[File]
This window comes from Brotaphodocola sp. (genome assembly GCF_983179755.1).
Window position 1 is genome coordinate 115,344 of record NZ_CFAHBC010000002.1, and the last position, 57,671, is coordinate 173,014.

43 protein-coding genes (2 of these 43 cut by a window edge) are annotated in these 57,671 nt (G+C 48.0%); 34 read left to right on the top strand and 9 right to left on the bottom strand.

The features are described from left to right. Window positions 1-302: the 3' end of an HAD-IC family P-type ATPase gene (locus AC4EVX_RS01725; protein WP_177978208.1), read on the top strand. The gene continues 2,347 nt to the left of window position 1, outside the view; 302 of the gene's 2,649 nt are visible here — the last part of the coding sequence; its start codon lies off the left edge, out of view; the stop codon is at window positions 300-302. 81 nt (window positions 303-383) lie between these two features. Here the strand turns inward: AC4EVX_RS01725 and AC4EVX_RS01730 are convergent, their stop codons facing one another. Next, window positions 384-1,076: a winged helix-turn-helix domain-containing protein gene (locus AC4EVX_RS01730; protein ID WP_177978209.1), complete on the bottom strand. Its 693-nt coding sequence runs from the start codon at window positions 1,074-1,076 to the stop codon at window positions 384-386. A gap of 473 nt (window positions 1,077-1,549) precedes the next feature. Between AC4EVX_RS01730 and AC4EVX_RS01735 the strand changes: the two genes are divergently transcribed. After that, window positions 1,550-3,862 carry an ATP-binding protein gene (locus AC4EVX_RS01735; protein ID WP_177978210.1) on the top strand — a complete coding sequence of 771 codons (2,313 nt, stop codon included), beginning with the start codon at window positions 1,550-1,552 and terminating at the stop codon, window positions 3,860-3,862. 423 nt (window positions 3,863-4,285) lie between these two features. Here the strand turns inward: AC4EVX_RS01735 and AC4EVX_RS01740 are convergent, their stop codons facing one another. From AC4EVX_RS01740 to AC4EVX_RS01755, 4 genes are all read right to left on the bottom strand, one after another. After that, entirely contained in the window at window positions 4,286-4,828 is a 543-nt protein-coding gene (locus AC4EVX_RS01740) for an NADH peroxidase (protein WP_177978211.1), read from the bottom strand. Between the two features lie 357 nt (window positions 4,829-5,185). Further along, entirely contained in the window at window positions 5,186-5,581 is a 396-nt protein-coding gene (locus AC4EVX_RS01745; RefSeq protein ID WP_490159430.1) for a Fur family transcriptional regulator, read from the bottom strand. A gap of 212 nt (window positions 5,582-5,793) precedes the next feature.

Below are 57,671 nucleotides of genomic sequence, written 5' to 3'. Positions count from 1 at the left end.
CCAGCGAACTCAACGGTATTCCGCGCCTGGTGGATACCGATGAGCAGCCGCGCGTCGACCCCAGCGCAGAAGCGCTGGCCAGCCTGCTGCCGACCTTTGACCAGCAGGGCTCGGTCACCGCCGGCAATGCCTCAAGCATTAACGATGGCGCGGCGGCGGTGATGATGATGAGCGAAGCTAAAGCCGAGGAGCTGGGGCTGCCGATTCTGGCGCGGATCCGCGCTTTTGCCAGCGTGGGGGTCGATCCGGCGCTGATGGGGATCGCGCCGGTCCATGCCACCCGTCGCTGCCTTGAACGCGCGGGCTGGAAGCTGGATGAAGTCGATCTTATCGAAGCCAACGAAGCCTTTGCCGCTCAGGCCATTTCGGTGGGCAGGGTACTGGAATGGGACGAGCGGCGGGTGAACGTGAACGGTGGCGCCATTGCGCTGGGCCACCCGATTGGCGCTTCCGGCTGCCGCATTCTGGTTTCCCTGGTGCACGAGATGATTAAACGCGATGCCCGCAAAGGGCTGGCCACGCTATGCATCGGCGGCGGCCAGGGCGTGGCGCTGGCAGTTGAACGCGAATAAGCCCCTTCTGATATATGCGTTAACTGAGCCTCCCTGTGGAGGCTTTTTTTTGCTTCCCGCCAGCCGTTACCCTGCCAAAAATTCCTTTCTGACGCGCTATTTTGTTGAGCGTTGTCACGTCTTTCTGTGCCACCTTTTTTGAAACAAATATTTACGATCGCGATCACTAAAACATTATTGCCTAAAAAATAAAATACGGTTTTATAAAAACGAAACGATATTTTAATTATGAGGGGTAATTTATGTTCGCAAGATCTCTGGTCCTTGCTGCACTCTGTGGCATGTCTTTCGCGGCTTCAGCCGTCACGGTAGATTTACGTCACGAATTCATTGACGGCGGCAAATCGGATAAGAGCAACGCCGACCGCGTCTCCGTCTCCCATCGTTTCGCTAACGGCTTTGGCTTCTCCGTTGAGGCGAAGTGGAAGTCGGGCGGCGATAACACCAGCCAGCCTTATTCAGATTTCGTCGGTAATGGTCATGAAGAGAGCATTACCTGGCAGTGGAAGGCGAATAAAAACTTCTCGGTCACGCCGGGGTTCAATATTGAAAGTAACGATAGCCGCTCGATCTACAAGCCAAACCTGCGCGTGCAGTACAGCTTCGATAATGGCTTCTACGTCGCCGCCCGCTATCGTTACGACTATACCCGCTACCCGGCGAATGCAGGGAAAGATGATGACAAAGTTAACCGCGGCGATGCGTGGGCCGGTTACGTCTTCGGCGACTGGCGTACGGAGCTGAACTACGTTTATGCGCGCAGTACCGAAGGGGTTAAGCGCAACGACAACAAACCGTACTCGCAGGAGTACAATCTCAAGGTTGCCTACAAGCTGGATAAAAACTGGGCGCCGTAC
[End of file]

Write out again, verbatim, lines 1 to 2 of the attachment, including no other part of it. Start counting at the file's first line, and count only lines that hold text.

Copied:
This window comes from Brotaphodocola sp. (genome assembly GCF_983179755.1).
Window position 1 is genome coordinate 115,344 of record NZ_CFAHBC010000002.1, and the last position, 57,671, is coordinate 173,014.